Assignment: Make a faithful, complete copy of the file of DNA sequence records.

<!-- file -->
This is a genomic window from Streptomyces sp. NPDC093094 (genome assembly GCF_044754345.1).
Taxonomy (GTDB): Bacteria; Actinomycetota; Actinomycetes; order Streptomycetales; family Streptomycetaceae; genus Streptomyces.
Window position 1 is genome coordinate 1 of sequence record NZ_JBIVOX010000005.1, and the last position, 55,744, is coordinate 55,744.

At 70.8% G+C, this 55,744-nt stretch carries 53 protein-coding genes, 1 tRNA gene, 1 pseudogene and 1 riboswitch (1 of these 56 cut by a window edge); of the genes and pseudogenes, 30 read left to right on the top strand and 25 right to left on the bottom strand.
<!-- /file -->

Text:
This is a genomic window from Streptomyces sp. NPDC093094 (genome assembly GCF_044754345.1).
Taxonomy (GTDB): Bacteria; Actinomycetota; Actinomycetes; order Streptomycetales; family Streptomycetaceae; genus Streptomyces.
Window position 1 is genome coordinate 1 of sequence record NZ_JBIVOX010000005.1, and the last position, 55,744, is coordinate 55,744.

At 70.8% G+C, this 55,744-nt stretch carries 53 protein-coding genes, 1 tRNA gene, 1 pseudogene and 1 riboswitch (1 of these 56 cut by a window edge); of the genes and pseudogenes, 30 read left to right on the top strand and 25 right to left on the bottom strand.